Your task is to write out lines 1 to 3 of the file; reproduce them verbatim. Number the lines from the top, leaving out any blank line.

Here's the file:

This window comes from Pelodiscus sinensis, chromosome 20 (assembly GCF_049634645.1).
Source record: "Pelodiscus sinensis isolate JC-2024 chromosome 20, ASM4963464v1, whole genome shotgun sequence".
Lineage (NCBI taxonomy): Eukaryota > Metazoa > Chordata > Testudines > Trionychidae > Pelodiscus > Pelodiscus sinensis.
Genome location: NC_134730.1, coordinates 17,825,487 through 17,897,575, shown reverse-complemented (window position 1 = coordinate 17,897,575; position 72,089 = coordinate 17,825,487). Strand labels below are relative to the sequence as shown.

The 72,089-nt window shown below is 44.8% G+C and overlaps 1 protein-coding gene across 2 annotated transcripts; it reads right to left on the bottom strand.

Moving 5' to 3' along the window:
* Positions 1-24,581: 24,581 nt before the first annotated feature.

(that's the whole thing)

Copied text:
This window comes from Pelodiscus sinensis, chromosome 20 (assembly GCF_049634645.1).
Source record: "Pelodiscus sinensis isolate JC-2024 chromosome 20, ASM4963464v1, whole genome shotgun sequence".
Lineage (NCBI taxonomy): Eukaryota > Metazoa > Chordata > Testudines > Trionychidae > Pelodiscus > Pelodiscus sinensis.